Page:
Kedestes callicles Hewitson, 1868,

Cock, Matthew J. W. & Congdon, T. Colin E., 2014, Observations on the biology of Afrotropical Hesperiidae (Lepidoptera). Part 7. Hesperiinae incertae sedis: grass and bamboo feeders, Zootaxa 3872 (4), pp. 301-354: 310-311

publication ID

http://dx.doi.org/10.11646/zootaxa.3872.4.1

publication LSID

lsid:zoobank.org:pub:8FECCFC1-7CA9-4A90-B881-4BD40157AD99

persistent identifier

http://treatment.plazi.org/id/03AA87B3-FFCF-350B-FF79-FA6624EDD896

treatment provided by

Plazi

scientific name

Kedestes callicles Hewitson, 1868
status

 

Probably Kedestes callicles Hewitson, 1868  (in Hewitson 1867 –1868)

MJWC found a single rather distinctive caterpillar at Kibwezi Forest, Kenya, feeding on Enteropogon macrostachyus  , a tussock-forming grass on 21 Jan 1990. The caterpillar was not reared, so its identity could not be established. The food plant and shelter are at this stage unique, and the caterpillar is sufficiently distinctive that it should be possible to recognise from fresh collections. Of the adult Hesperiinae  that MJWC found at Kibwezi Forest over four years, the only species for which the early stages were completely unknown to him is Kedestes callicles (Hewitson)  , which was seen there in small numbers on one occasion. Furthermore, the caterpillar shown in Figure 7View FIGURE 7 is similar to those of K. callicles  reared by Ian Sharp (pers. comm. 2014) and reported by Otto et al. (2013) from Kruger National Park, South Africa. However, images of the full life cycle of K. callicles  documented by Vaughan Jessnitz (pers. comm. 2014) indicate that although the caterpillar that MJWC found is probably in the third instar of five, the markings on the face are less extensive and much less pale than those in the example that Vaughan photographed. However, T.B. Larsen (pers. comm. 2014) considers that the disjunct population of K. callicles  in southern and south-eastern Africa is specifically distinct from that of northern Tanzania, Kenya and west to Cameroon. Thus, the caterpillar treated here is certainly a Kedestes  sp. and probably is K. callicles  (or rather the northern segregate of K. callicles  ), but this does need to be confirmed.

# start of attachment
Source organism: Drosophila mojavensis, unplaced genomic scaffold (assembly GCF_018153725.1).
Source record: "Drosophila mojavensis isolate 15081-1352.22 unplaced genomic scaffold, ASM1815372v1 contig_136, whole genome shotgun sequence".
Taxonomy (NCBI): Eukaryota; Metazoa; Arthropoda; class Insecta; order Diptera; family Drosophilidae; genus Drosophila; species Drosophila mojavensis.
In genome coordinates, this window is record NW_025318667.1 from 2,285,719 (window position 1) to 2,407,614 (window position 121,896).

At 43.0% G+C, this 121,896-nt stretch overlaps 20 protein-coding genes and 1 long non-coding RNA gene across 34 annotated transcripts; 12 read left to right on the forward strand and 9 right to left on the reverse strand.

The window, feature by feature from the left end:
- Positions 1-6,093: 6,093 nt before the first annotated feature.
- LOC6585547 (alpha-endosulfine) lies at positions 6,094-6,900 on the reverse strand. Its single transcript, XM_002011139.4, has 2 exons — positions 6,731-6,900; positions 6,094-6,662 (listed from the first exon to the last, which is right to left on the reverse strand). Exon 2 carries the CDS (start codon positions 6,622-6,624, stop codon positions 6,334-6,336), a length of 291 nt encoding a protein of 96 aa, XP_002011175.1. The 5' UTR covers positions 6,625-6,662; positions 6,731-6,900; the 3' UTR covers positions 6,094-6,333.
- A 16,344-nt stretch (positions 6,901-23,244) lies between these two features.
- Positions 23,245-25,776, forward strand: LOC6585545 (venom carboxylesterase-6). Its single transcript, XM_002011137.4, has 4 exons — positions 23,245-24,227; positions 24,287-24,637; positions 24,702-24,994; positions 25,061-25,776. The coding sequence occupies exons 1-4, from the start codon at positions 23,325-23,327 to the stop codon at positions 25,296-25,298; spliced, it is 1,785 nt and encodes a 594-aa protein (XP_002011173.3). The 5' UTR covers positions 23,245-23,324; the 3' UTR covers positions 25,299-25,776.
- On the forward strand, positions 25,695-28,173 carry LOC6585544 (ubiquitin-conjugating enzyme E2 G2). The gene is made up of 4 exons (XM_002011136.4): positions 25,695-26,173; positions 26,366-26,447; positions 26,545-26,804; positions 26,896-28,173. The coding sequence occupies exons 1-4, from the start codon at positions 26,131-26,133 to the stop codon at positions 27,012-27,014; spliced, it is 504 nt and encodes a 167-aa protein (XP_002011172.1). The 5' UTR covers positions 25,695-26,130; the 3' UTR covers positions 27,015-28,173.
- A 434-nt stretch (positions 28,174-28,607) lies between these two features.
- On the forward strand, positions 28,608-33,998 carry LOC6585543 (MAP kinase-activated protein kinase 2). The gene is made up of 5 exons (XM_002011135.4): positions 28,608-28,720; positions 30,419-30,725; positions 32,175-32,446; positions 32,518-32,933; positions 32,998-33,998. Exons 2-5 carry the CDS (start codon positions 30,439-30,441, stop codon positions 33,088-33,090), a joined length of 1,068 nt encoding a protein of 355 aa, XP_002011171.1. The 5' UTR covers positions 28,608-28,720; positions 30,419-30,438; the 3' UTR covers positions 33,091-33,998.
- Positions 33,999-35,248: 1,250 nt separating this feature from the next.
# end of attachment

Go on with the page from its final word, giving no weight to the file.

The shelter was formed on a grass blade of 220mm: the shelter was a roll made from the basal 90mm, there was feeding from both margins for the next 45mm, and the remainder of the leaf was untouched. This arrangement of the shelter at the base of the leaf has not been noted for any other Afrotropical species, but in the context of a tussock forming grass, such a shelter would be easily overlooked. The caterpillar ( Figure 7View FIGURE 7) measured 14mm, so was probably in the penultimate or n- 2 instar; head ground colour very dark, blackish, matt, rugose; a row of three brown spots from just below apex to in front of the stemmata, the most dorsal least differentiated, and the most ventral most differentiated and with a paler centre. Prothorax narrow, dark; body yellowish white, with a darker dorsal line; anal plate distinctively black, rugose.

The caterpillar hardly fed at all until 11 Feb when it moulted. The new instar was similar except the brown markings of the head were no longer present. Several substitute grasses used by other Hesperiinae  were offered and on 20 Feb there was some slight feeding on Megathrysus maximus (= Panicum maximum  ), but this did not continue. By 26 Mar it was moribund, and on 1 Apr was considered dead. MJWC interpreted this as an aestivating caterpillar, which did not receive the right cues to continue development.

I. Sharp (pers. comm. 2014) confirmed that the caterpillar of K. callicles  has a black anal plate. We note that Pringle & Scholsz (1997) also report a black anal plate in the third instar only of K. niveostriga schloszi  , an uncommon feature in Hesperiinae  (see discussion under Perrotia albiplaga Oberthür  ), lending support to the suggestion that this is the caterpillar of a Kedestes  sp.